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Matthew 28
posted August 9, 2012

Revelation 13
posted August 16, 2012

Jesus Of Nazareth Passeth By - October 14, 2007


Sermon of the Week #200741 – October 14, 2007

Matthew, Mark, and Luke, tell us about two blind men sitting by the wayside begging; one of them was named Bartimaeus, and hearing a great multitude passing by, asked what it meant, and they were told, “Jesus of Nazareth passeth by.”

Now there are three types of blindness. First there is physical blindness such as Bartimaeus, and then there is mental blindness; we call it idiocy. There is also a third type of blindness which is the worst of all, and that is spiritual blindness. People who are spiritually blind are unable to see scriptural truth, because they are blinded by prejudice. They look at it, and just don’t see it. As far as these folk are concerned the Bible does not mean what it says; it means what you feel it says. The Bible means what you think it says; it means what your denomination says it means. The truth of God’s Word is determined by your interpretation. The Bible can always be adjusted to a denomination mind-set.

The real reason for spiritual blindness is in the words of the Apostle Paul in Second Corinthians chapter four when he says, “In whom the god of this world hath blinded the minds of them which believe not, lest the light of the glorious gospel of Christ, who is the image of God, should shine unto them.” They become like blind men walking alongside a cliff, feeling perfectly safe, even though they may drop off any minute into everlasting darkness. Jesus said, “Having eyes that see not, and ears that hear not, neither do they understand.” The god of this world has such great persuasion that he has even convinced many who study the Word of God in theological schools, and they have become just as spiritually blind as the proverbially bat, or the mole that prefers to live underground in darkness.

We also note that the faith of these two who were physically blind was based on what they heard, and not what they saw. What a condemnation on those who can see physically, read the Word of God, and not see anything.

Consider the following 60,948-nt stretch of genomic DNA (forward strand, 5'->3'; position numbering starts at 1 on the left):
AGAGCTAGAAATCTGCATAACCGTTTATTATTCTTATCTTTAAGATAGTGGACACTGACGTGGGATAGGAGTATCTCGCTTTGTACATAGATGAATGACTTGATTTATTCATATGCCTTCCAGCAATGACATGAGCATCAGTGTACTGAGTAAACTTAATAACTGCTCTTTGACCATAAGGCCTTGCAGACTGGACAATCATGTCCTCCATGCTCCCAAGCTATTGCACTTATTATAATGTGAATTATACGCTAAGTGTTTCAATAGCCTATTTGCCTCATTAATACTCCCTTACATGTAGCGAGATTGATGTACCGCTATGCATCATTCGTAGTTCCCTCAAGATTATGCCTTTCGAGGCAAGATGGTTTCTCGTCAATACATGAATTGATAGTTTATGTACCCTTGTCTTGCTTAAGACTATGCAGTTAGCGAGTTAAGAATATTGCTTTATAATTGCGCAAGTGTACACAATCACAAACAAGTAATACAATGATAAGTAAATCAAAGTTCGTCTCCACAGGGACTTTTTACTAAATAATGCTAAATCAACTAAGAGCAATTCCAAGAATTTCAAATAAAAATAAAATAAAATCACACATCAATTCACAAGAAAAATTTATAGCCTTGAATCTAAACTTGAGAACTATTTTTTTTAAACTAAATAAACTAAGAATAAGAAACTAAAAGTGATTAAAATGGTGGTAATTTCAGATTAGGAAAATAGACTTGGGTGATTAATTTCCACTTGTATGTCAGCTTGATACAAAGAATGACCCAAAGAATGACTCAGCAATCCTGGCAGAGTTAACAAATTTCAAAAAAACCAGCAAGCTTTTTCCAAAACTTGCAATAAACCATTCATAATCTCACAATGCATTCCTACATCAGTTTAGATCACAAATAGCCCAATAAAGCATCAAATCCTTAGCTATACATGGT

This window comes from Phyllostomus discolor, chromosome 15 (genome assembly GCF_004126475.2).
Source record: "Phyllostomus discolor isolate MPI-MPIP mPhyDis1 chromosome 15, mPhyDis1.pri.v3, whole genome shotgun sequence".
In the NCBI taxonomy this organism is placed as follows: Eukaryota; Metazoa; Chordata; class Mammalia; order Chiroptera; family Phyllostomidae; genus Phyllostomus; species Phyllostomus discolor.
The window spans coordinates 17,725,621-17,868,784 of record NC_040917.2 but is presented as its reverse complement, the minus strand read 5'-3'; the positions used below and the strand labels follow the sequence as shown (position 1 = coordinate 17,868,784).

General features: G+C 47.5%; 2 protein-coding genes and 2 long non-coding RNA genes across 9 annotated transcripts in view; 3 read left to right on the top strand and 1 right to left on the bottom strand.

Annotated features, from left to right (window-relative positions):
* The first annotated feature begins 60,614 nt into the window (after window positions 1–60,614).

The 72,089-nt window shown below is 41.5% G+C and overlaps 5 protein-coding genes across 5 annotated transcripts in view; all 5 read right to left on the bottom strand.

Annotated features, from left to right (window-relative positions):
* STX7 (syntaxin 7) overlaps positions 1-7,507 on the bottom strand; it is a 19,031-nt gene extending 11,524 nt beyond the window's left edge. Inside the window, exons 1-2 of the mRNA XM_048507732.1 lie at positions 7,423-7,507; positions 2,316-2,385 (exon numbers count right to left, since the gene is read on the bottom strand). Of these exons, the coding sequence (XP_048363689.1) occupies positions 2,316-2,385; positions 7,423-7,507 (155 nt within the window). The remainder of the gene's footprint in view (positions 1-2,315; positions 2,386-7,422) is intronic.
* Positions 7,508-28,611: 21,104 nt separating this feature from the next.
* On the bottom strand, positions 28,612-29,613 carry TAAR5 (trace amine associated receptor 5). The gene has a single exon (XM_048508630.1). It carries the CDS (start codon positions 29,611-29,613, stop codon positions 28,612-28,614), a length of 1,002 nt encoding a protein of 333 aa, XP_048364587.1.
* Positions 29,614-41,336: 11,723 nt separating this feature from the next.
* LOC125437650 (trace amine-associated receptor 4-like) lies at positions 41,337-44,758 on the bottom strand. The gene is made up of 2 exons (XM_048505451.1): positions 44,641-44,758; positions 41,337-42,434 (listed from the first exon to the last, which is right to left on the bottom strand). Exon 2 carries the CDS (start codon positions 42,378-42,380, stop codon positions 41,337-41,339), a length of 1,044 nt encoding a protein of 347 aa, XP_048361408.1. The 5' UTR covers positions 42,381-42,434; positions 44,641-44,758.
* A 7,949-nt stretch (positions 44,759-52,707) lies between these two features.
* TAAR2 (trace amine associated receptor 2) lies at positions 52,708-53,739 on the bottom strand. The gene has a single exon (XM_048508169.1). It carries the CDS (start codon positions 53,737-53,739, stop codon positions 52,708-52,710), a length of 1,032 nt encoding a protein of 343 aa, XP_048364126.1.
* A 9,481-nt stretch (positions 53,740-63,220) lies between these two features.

Jesus of Nazareth is still passing by today. The uproar of the crowd is still heard; pandemonium reigns supreme, as the Devil strives to drown out the cries for mercy. But I fervently hope that perhaps through the din of the noise on Sunday, and the roar of the multitude to “Hold thy peace” our voice can still be heard as we continue to cry out, “Jesus of Nazareth is passing by.”

Bartimasus would not be stopped. He cried out again. A different Greek word is used. This time it was a shriek, an inarticulate scream several times, HAVE MERCY ON ME!” Mark says they cried out the more a great deal. It was difficult to make out the words. Thou Son of David, have mercy on me. That cry for mercy is an appropriate prayer for any of us to pray at any time, “Lord, thou Son of David have mercy on me.”

That did it; he got the Lord’s attention. Remember there were two of them who cried out, and that is a sure-fire way to get the Lord’s attention, because Jesus said in Matthew eighteen, “If two of you agree on earth about anything, they shall ask, it shall be done for them of my Father who is in heaven.” We might think the noise-level in this world is so great it would drown out the prayers of those who cry out for mercy, but if it had to be done, the Lord would mute the trumpet of Gabriel, and hush every angelic choir just to hear those who cry for mercy when Jesus of Nazareth is passing by.